Janet: a Haitian street seller in Pedernales

Today I walked the streets of Pedernales with Janet, a seller from Ansapit with seven children, two still at home. Pepe helps her put food on the table. Rather than buy and sell pepe by the container, she buys it from other ti machann, bundles up the chemises — blouses, her specialty — and peddles them door to door six days a week. She’s a slim, small woman with a fast walk and an ingratiating smile, and like all the sellers I’ve met, she’s driven and professional. With 50 customers in Pedernales, she doesn’t stop for a lunch but works through the day and eats at home.

Janet turns off the main paved road into a wide, red dirt street lined with pastel-painted cement block houses with iron grill work. Some of her customers reach through the grill to examine the blouses — Janet standing with her bundle outside, the woman (it’s usually a woman) within. She calls at stores, draping her chemises on the counter where the owner stops between handling her own customers. Culturally, Dominican men do the selling in the markets and streets, which are considered unsafe and unseemly for women. Dominican women sell from homes or stores.

Some customers invite Janet into the foyer or garden area of their homes, while others come to the street to look at her goods. The clothes are clean and neatly folded. Janet deftly lifts one after another, draping items over one arm, many times kneeling on the ground because there is no table or chair handy when one works on the street. The buyer-seller relationship is much like that of the personal shopper, and the Dominican women enjoy it. Pepe has created a very pleasing shabby chic style both in home and personal fashion on the border. Both Haitian and Dominican women have an eye for combining mismatched pieces into outfits not so far from what top designers spend millions to market.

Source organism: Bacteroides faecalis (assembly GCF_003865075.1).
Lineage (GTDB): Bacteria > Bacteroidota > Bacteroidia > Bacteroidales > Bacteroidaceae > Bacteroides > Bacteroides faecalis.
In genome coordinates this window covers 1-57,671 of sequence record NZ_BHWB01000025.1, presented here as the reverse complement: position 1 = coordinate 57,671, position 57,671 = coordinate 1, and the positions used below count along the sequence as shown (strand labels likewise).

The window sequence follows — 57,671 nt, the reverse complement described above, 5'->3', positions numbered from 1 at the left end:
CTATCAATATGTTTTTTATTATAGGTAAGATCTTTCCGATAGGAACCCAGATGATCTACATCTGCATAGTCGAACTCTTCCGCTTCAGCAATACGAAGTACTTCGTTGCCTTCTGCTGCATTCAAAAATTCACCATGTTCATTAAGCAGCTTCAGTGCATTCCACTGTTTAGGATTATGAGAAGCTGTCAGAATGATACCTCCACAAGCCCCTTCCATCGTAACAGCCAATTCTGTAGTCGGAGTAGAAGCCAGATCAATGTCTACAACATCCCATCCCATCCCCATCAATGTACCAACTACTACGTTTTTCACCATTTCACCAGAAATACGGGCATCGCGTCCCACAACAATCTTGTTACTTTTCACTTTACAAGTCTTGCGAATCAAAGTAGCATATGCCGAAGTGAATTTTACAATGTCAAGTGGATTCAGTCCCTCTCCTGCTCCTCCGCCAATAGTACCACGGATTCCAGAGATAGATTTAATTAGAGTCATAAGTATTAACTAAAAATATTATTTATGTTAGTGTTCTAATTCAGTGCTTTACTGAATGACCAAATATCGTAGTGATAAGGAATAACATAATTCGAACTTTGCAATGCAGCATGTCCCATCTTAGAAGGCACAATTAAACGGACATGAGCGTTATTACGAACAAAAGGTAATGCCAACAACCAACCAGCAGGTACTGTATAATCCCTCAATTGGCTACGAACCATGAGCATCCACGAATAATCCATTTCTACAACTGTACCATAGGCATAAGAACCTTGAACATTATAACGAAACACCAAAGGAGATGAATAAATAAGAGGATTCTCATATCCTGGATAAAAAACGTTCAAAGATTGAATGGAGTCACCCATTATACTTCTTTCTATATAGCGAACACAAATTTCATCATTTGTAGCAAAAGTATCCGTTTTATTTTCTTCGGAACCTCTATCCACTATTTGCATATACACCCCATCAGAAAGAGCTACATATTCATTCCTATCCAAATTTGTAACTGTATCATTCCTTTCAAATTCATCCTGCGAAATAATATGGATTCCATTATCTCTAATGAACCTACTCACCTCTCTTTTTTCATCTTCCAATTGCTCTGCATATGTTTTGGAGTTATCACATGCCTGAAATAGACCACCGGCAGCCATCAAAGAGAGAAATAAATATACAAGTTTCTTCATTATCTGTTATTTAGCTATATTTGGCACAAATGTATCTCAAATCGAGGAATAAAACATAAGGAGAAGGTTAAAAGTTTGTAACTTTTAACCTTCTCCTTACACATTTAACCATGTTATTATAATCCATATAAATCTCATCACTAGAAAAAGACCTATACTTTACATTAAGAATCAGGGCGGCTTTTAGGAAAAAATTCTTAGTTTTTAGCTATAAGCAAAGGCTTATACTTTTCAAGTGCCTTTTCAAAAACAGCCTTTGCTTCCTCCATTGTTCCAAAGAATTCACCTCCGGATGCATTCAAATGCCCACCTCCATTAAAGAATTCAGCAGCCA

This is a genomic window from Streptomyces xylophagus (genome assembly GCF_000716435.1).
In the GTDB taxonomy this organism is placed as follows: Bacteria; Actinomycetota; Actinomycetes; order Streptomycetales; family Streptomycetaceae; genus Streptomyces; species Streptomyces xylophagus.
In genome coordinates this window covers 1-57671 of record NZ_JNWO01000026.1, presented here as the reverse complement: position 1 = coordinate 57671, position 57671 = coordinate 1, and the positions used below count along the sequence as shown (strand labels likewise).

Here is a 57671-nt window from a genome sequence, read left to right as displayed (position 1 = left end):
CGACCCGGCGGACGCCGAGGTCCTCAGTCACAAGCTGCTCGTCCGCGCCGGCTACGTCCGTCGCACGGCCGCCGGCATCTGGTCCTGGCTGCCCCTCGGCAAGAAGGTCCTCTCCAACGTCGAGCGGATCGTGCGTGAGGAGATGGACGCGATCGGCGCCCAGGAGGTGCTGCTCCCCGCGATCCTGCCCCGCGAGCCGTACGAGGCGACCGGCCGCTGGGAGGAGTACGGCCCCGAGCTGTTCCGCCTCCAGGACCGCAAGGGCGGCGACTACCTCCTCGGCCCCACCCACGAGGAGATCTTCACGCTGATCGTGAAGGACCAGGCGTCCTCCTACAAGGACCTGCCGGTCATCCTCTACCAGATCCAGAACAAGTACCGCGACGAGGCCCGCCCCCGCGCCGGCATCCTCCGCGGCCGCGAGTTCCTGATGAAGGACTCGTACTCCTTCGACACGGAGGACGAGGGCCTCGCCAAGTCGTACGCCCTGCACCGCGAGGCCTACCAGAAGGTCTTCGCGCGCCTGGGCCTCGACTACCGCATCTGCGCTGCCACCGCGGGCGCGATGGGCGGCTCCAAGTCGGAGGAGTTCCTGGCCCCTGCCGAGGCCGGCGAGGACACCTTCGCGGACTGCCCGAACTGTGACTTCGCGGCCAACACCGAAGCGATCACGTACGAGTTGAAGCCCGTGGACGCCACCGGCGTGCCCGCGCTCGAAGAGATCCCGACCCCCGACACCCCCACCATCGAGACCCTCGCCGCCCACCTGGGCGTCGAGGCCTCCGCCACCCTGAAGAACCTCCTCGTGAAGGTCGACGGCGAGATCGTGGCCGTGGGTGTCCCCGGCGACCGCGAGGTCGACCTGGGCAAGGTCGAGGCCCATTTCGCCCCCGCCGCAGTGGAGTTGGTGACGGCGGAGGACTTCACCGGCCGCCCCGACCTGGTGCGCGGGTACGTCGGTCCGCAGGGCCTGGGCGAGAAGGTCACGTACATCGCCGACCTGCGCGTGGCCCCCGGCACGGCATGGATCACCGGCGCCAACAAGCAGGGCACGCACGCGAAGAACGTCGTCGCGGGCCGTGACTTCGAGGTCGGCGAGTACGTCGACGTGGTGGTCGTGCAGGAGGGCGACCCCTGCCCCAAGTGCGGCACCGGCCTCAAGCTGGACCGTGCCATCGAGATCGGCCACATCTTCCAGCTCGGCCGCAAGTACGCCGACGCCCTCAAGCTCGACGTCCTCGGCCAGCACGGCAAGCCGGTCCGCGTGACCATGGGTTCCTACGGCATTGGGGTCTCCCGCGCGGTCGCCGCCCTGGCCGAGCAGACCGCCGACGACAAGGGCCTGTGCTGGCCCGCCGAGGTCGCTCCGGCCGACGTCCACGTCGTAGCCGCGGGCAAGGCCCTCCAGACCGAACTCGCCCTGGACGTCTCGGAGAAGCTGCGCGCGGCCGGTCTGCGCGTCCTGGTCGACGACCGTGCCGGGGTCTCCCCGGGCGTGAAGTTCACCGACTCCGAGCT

The Dominican women talk and laugh with Janet, who projects just the right amount of deference and intimacy. American women up to the 1960s probably enjoyed similar relationships with subservient African-American maids or cooks.

All that’s needed to emblematize the Haitian-Dominican relationship in Pedernales is a Black Sambo statue in the yard.

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